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The Wind Rises

February 17, 2014  |  3:55pm
<i>The Wind Rises</i>

If The Wind Rises is indeed the final film from Hayao Miyazaki—the animation master has both announced and rescinded his retirement—he leaves us with a moving, meaningful farewell. Based on Miyazaki’s own manga, this Oscar nominee for Animated Feature Film plays the gentle notes of a Japanese countryside against the impending horror of World War Two, Miyazaki seeing it all through the myopic eyes of a budding aeronautic engineer.

That engineer is Jiro, a young dreamer with his head in the clouds and his brain focused on the science of flight. As a school kid, he imagines conversations with the Italian engineer Giovanni Caproni (both he and Jiro are real historical figures), in which they speak poetically about the art of aviation and the allure of planes. Miyazaki pictures them standing side-by-side on the wing’s edge of Caproni’s latest invention, flying through blue skies. From the pair’s first fictional encounter, the film’s colors, tempo, and movements hint that we’re in for a glorious experience.

And it’s no surprise that Miyazaki delivers on that promise. The most famous hand-drawn holdout in a world of rapid-fire 3D computer animation, Miyazaki imbues each sequence with an indefinable human texture, from wide shots of a destructive earthquake to simple low angles of a couple kneeling at their wedding. The director’s manual work, done with his now-legendary Studio Ghibli team, produces an intangible that most digital production can’t convey: elegance. Instead of the precise lines and infinitesimal detail of computer-driven design, there’s a delicate, flowing nature that ripples through The Wind Rises.

Jiro’s desire to design a soaring spectacle lands him a job at the Mitsubishi factory in the late 1920s, where compliant Japanese engineers work feverishly on a better, lighter Naval bomber. Jiro is better than most, and is soon traveling to Germany to examine their technology and chase their mechanical superiority. Of course, we know where all this endless effort is heading, but the Japanese workers seem to not get it, or not care. At one late-night lecture, Jiro suggests that his latest creation will be light enough if they just remove the weaponry—an earnest comment met by roars of laughter from his colleagues.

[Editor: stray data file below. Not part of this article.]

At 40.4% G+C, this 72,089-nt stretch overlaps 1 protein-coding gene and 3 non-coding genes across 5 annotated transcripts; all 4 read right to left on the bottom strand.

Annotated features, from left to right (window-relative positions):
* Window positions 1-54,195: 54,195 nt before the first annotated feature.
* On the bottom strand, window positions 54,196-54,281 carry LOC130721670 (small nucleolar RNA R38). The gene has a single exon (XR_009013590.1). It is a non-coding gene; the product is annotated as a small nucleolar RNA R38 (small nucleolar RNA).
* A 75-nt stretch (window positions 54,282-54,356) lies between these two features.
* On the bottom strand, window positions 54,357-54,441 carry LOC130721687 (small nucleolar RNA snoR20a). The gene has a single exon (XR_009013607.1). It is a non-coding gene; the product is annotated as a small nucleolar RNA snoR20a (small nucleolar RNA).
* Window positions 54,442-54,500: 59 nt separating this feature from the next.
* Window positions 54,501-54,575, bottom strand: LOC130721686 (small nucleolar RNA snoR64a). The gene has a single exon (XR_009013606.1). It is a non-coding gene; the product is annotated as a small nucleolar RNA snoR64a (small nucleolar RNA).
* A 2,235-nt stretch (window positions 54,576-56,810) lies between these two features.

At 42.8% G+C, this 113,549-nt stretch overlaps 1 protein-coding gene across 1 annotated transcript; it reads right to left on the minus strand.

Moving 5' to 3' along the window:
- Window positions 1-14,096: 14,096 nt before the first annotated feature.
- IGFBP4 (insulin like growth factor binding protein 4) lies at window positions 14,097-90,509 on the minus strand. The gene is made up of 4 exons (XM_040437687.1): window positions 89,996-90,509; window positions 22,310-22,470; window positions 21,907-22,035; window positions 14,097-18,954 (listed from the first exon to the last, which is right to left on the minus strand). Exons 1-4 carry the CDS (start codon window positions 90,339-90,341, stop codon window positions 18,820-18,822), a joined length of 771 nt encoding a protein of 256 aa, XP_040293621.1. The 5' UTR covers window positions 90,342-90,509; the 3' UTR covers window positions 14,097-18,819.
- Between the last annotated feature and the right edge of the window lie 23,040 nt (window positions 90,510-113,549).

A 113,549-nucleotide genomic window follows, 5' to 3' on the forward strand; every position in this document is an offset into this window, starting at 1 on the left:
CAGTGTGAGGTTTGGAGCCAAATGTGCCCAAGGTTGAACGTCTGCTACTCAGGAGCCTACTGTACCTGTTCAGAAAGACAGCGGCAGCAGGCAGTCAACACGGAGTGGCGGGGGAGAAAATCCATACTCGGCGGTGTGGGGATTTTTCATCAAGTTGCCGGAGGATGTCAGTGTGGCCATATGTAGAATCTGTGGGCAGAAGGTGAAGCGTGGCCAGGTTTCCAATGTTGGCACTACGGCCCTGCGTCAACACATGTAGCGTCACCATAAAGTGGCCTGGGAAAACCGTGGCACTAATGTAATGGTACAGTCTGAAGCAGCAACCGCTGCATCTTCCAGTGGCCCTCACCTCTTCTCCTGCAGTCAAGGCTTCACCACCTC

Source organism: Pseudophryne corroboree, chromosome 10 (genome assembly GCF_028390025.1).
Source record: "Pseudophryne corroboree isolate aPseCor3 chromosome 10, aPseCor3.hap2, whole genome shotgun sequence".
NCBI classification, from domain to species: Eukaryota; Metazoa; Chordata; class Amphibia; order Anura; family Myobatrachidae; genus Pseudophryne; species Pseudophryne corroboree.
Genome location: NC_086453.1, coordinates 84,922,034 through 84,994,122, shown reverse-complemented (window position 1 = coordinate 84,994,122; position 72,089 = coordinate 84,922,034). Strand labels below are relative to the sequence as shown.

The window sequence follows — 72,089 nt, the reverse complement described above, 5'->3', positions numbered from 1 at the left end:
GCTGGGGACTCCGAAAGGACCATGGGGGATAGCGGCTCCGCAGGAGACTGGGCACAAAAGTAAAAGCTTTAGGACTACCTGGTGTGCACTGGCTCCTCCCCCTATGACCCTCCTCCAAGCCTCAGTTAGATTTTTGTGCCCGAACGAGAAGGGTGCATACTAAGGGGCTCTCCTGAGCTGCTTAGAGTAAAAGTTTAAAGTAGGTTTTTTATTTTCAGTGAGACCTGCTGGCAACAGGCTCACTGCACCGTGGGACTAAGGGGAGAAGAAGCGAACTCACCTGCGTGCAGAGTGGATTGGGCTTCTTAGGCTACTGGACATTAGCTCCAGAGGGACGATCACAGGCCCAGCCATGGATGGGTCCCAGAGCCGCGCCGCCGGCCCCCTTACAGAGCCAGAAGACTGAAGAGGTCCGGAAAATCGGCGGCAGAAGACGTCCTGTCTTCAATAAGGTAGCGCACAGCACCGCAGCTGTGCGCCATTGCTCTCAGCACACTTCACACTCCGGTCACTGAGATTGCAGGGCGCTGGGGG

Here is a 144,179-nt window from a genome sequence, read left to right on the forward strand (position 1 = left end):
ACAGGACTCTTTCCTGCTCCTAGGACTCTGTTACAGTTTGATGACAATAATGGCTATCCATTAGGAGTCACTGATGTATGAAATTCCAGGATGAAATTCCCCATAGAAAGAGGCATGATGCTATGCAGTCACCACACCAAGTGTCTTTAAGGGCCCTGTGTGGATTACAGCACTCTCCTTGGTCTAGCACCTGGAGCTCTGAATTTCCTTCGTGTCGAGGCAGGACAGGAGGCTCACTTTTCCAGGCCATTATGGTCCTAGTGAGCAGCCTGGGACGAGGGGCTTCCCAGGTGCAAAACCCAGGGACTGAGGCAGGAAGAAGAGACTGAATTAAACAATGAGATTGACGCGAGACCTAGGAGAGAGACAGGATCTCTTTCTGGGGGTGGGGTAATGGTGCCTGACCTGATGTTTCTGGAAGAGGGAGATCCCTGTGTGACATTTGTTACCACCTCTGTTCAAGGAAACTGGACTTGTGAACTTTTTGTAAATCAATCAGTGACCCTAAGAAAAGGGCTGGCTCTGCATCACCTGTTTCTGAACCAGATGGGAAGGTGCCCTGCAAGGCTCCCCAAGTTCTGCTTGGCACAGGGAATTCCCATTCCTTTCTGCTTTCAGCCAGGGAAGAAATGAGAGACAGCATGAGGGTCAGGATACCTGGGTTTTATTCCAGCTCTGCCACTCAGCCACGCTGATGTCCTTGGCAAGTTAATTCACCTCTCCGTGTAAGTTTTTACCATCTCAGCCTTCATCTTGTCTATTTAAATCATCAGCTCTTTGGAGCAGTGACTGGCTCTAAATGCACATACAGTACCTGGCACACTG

Miyazaki has been criticized for glossing over the reality of Japan’s role in the war; but by keeping Jiro laser-focused on his planes’ performance rather than purpose, Miyazaki keeps his protagonist naïve—and necessarily likable—staying right within the romantic tone of his film. The time period lets Jiro question what the future holds, even wondering aloud which countries might be attacked by the bomber planes. And if there were any doubt as to the devastation to come, a late scene in the film shows scorched earth and shattered planes (even if they are all Japanese), with a confirmation that every pilot involved met his death.

To apply a more aggressive, obvious statement against war would be far out of context.The Wind Rises is really a love story, with its conventional epic timeline uniting Jiro with Nahoko, a girl he once met on a train and who, it would seem, he is connected with forever. This is where Miyazaki turns sentiment into sentimentality, where we get melodrama that would feel right at home in a soap opera. But when Jiro and Nahoko playfully float paper airplanes to one another, the love story soars, the simple, law-defying models acting as a metaphor for romance itself. This is Miyazaki, always finding the beauty.

Director: Hayao Miyazaki
Writer: Hayao Miyazaki
Starring: English language dubbed version: Joseph Gordon-Levitt, John Krasinski, Emily Blunt, Martin Short, Stanley Tucci, Mandy Patinkin, Mae Whitman
Release Date: Feb. 21, 2014

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